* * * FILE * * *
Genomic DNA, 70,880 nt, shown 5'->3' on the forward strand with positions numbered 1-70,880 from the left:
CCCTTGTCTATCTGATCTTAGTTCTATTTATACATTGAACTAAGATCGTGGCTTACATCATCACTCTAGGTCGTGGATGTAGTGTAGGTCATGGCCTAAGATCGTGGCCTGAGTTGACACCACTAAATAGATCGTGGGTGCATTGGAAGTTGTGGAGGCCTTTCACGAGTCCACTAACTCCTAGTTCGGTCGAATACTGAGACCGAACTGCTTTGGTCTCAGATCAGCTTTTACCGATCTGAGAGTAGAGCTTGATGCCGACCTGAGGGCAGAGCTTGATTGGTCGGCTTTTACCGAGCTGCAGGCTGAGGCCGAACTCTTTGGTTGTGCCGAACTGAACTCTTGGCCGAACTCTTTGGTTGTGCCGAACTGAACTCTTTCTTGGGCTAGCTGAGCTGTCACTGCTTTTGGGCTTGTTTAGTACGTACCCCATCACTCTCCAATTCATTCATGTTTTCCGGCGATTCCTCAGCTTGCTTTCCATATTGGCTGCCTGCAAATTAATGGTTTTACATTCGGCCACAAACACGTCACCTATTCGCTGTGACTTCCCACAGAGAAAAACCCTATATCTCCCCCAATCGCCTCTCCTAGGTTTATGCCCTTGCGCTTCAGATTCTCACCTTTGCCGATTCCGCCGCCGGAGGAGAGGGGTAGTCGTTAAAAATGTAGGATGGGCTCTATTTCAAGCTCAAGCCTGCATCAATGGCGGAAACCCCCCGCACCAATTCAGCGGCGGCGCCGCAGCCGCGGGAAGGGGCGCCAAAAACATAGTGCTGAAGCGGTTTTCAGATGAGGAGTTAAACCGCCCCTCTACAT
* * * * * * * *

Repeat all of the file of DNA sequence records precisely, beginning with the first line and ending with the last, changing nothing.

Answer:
Genomic DNA, 70,880 nt, shown 5'->3' on the forward strand with positions numbered 1-70,880 from the left:
CCCTTGTCTATCTGATCTTAGTTCTATTTATACATTGAACTAAGATCGTGGCTTACATCATCACTCTAGGTCGTGGATGTAGTGTAGGTCATGGCCTAAGATCGTGGCCTGAGTTGACACCACTAAATAGATCGTGGGTGCATTGGAAGTTGTGGAGGCCTTTCACGAGTCCACTAACTCCTAGTTCGGTCGAATACTGAGACCGAACTGCTTTGGTCTCAGATCAGCTTTTACCGATCTGAGAGTAGAGCTTGATGCCGACCTGAGGGCAGAGCTTGATTGGTCGGCTTTTACCGAGCTGCAGGCTGAGGCCGAACTCTTTGGTTGTGCCGAACTGAACTCTTGGCCGAACTCTTTGGTTGTGCCGAACTGAACTCTTTCTTGGGCTAGCTGAGCTGTCACTGCTTTTGGGCTTGTTTAGTACGTACCCCATCACTCTCCAATTCATTCATGTTTTCCGGCGATTCCTCAGCTTGCTTTCCATATTGGCTGCCTGCAAATTAATGGTTTTACATTCGGCCACAAACACGTCACCTATTCGCTGTGACTTCCCACAGAGAAAAACCCTATATCTCCCCCAATCGCCTCTCCTAGGTTTATGCCCTTGCGCTTCAGATTCTCACCTTTGCCGATTCCGCCGCCGGAGGAGAGGGGTAGTCGTTAAAAATGTAGGATGGGCTCTATTTCAAGCTCAAGCCTGCATCAATGGCGGAAACCCCCCGCACCAATTCAGCGGCGGCGCCGCAGCCGCGGGAAGGGGCGCCAAAAACATAGTGCTGAAGCGGTTTTCAGATGAGGAGTTAAACCGCCCCTCTACAT